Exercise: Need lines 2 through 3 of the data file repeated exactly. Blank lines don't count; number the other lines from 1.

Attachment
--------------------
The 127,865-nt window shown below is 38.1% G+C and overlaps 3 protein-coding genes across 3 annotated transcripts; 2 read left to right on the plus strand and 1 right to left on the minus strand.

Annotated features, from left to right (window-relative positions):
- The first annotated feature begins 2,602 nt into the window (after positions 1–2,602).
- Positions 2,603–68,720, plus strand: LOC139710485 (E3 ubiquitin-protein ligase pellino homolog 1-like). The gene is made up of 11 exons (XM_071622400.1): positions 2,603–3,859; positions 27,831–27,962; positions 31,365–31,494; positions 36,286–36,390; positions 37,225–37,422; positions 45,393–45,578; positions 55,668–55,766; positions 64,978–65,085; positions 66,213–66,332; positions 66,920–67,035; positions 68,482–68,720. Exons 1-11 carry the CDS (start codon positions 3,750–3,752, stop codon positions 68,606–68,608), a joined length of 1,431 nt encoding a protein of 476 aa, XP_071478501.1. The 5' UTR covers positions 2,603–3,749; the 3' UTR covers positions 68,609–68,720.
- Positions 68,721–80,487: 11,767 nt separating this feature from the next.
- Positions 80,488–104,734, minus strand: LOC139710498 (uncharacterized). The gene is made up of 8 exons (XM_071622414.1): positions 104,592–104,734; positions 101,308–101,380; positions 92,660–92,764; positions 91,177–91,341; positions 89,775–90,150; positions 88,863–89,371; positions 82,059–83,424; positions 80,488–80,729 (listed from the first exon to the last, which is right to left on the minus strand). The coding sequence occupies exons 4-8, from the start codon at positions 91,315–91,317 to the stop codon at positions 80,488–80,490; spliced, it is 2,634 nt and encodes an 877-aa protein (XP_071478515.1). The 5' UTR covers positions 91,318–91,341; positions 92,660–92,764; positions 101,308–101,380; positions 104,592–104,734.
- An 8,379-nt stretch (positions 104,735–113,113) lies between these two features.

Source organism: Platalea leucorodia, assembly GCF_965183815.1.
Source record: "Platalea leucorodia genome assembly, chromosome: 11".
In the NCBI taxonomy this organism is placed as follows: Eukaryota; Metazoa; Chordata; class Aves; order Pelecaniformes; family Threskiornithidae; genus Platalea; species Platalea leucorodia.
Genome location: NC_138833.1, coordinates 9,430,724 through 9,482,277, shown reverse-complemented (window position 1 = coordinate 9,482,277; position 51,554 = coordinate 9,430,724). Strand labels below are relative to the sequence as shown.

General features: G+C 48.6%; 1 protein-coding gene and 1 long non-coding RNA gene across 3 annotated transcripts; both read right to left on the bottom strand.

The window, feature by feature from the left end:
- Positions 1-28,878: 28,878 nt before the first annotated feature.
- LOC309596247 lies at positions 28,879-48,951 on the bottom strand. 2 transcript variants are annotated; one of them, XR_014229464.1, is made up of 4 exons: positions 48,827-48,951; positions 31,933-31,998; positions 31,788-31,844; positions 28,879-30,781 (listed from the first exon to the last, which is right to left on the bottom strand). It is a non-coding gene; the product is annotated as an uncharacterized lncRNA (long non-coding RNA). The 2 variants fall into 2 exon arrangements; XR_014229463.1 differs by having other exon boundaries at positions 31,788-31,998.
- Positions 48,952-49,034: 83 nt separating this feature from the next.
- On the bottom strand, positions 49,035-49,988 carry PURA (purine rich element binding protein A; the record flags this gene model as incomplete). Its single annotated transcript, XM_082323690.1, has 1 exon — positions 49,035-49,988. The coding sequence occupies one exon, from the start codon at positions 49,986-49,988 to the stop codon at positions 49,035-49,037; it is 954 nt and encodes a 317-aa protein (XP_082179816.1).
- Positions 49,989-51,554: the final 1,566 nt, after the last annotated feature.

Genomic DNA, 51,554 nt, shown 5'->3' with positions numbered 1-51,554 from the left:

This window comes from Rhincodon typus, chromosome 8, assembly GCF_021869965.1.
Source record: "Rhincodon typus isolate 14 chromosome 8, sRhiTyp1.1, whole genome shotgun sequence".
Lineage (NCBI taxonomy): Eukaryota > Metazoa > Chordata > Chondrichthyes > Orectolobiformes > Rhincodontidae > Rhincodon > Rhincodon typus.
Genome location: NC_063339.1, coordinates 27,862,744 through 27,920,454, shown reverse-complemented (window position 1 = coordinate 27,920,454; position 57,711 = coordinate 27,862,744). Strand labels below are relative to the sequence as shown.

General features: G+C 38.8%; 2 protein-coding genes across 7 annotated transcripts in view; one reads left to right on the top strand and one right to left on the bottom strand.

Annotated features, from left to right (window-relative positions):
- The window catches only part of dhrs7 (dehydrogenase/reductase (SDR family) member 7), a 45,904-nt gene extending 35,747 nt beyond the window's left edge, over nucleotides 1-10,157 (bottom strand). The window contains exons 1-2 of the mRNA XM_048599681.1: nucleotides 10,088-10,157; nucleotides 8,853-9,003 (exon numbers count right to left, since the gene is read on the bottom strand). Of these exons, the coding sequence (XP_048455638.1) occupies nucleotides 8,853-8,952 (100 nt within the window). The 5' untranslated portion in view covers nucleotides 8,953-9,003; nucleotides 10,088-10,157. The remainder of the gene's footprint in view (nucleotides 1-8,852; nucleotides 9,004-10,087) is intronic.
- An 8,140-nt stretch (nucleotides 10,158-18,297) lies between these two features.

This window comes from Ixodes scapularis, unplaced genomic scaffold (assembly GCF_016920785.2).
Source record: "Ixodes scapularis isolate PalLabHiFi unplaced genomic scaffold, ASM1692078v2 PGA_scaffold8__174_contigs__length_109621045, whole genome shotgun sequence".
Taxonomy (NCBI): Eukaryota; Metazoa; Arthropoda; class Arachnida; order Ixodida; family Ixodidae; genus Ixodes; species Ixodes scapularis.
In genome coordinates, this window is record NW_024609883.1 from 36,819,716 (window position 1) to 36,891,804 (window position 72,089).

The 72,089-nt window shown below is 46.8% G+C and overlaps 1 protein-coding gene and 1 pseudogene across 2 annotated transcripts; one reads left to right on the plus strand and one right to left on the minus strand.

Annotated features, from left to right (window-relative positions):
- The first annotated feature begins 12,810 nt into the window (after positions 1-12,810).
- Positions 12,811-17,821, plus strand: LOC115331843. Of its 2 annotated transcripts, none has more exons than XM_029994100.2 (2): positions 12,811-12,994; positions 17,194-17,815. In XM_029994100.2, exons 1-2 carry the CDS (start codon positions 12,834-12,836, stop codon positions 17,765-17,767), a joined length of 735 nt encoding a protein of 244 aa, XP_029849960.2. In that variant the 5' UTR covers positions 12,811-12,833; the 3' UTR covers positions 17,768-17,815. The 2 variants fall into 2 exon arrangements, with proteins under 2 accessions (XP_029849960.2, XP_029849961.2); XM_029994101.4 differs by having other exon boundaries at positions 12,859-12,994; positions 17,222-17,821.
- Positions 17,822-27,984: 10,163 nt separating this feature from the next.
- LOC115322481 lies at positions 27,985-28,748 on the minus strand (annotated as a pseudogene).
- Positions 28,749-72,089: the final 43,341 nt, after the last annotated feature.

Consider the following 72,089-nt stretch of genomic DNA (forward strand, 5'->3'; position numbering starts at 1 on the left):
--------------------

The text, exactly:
Annotated features, from left to right (window-relative positions):
- The first annotated feature begins 2,602 nt into the window (after positions 1–2,602).